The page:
"Now faith is the substance of things hoped for, the evidence of things not seen."
My first job in 1992 had me working with Mike, a physical therapist who would pray with his patients.
At the time I had no religion training and I didn't know quite what to make of Mike's non-traditional efforts to care for his patients.
Mike didn't pray with every patient, just those that seemed receptive and who needed that extra bit of inspiration to keep going and get better.
In 1992 neither Mike nor I had much knowledge of Medicare payment policy and so he would bill the patient for his time spent in prayer.
Today, of course, I realize that since prayer doesn't meet the criteria for physical therapy skilled services it shouldn't be paid for by Medicare or any third-party payer.
I tell this story because in 2006, Medicare spent $3.06 billion dollars on outpatient physical therapy services with no evidence that the services were any more skilled than Mike's prayer.
Now, maybe we all need a bit more prayer. I certainly pray more now than I did in 1992.
But, when we are talking about evidence of skilled decisions, we need to provide evidence that physical therapists' decisions matter.
Otherwise, we are no better (and no worse) than...
- massage therapists
- athletic trainers
- personal trainers
Current efforts to improve physical therapists' decision-making tools come from several sources...
- The Physician Quality Reporting Initiative (PQRI) - a much lambasted project begun in July 2007 to measure performance among healthcare providers. The project is cuurently establishing a baseline of over 100 variables that will gauge the health and function of Americans on such measures as falls risk, medication usage, pain, incidence of diabetic foot, body mass index and more.
- Developing Outpatient Therapy Payment Alternatives (DOTPA) - kicked off in September 2007 with data collection set to begin in May 2009 this project aims to reduce the impact on setting (eg: home health, outpatient clinic, hospital) as a driver of payment.
- OPTIMAL scale is one of the current professional consensus, Medicare-recommended outcomes tools for outpatient physical therapy. OPTIMAL is a broad outcomes measure that will enable the aformentioned 'apples-to-apples' comparisons.
OPTIMAL is meant to be paired with a condition/disease specific measure such as the Lower Extremity Functional Scale, the Neck or Back Disability Index, etc.
Yes, that means you may need to administer two seperate outcome scales to each patient.
Other professional consensus, Medicare-recommended outcome tools are the Activity Measure for Post Acute Care (AM-PAC) and the Focus on Therapeutic Outcomes (FOTO)
- The American Physical Therapy Association (APTA) provides continuing education on Medical Necessity and Medicare payment policy on a regular and convenient schedule.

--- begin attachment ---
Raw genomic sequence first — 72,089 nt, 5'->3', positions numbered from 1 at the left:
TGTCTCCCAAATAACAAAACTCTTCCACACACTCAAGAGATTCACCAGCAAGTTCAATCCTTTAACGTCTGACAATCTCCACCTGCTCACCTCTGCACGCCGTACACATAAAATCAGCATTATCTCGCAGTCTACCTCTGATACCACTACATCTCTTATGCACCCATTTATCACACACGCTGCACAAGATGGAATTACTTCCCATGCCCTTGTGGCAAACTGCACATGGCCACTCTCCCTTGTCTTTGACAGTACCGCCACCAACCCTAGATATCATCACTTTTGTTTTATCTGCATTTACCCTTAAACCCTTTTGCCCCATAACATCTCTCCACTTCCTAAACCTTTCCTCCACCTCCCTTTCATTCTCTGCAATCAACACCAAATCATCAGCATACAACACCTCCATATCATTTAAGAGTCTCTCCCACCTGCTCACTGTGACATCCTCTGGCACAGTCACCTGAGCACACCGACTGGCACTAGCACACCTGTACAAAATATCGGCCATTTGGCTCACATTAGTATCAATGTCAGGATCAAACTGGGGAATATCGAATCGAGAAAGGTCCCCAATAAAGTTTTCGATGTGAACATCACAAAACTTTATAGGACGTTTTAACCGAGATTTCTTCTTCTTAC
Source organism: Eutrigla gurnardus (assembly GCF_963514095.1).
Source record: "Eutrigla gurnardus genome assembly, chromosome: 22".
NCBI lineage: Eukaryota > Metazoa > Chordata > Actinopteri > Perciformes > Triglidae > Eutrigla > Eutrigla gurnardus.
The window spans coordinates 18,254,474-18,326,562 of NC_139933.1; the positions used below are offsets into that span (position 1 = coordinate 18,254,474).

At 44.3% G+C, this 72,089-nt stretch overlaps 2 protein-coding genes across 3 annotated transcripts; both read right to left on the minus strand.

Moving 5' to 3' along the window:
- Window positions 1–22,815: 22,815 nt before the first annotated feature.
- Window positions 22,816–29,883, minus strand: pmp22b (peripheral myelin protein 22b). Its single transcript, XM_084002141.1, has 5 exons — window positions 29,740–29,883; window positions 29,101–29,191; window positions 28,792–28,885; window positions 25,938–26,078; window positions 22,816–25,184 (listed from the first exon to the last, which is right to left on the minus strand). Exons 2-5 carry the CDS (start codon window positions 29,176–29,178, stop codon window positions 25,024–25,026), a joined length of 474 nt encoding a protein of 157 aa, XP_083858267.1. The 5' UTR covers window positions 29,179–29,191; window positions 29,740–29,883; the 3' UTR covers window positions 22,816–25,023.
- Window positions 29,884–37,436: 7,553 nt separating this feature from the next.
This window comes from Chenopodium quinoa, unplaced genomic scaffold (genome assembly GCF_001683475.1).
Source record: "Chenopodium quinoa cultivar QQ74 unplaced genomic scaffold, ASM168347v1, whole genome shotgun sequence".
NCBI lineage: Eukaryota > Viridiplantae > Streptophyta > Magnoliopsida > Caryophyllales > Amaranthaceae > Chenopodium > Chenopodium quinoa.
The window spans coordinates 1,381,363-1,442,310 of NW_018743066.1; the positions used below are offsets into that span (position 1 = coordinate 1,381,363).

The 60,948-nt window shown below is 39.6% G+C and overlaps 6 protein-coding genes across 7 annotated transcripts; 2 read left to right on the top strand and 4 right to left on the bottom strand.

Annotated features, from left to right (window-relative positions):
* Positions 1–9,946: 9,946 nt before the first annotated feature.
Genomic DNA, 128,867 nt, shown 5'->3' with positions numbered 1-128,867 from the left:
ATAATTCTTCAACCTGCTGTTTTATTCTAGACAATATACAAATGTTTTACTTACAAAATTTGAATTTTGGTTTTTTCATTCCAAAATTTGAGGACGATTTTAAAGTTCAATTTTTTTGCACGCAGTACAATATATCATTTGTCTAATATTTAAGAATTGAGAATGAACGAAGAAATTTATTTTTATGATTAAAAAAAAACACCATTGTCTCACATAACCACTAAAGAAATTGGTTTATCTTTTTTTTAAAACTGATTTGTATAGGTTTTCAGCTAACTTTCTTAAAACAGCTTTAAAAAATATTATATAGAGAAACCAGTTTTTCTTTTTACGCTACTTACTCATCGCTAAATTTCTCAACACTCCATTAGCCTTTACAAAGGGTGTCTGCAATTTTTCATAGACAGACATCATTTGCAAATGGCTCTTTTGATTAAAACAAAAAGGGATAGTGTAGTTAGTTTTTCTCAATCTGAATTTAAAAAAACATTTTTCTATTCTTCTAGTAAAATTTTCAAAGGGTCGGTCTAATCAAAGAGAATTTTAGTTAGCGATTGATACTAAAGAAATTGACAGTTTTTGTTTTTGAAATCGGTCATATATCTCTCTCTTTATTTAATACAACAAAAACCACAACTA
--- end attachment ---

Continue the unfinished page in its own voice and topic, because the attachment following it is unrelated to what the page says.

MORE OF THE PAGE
An encyclopedic resource on documenting skilled physical therapy services is the APTA's Defensible Documentation for Patient/Client Management
- The Diagnosis Dialogs that are attempting to find descriptors (or labels) for physical therapists to describe the results of our clinical examination and evaluation. The descriptors/lables would be...
"standardized anatomical, physiological or functional terms that concisely describe the condition or syndrome of the human movement system."
- Edward's decison-making model shows how physical therapists decisions (and diagnoses) are different, complementary and equally important with physicans' diagnoses.
- Bulletproof Physical Therapy Notes and Charts is my own effort to improve written decision-making through what I call competency-based compliance, that is, the intersection of evidence-based practice with Medicare payment policy.
I've been working on Bulletproof for about two years and I have a book due out Summer 2009.
The DOTPA project plans to develop two pen-and-paper outcome measures based on ambulatory status (walking and non-walking). The universal use of these outcomes measures will enable an 'apples-to-apples' comparison of patient outcomes across various settings.
I haven't seen Mike in 10 years and I don't normally pray with my patients. I'm glad, however, that he showed me his example of patient care.
He showed me that his care, by his prayer, could be distinguished from his skill.
Hopefully, all physical therapists have stories of our care that may not show up on paper. There may be no evidence.
"Faith proves to the mind, the reality of things that cannot be seen by the bodily eye."
But now, we have new tools that can show our skill. We can justify the next $3 billion dollars spent on outpatient physical therapy. We can have evidence of the things we see in physical therapy.
What are your stories?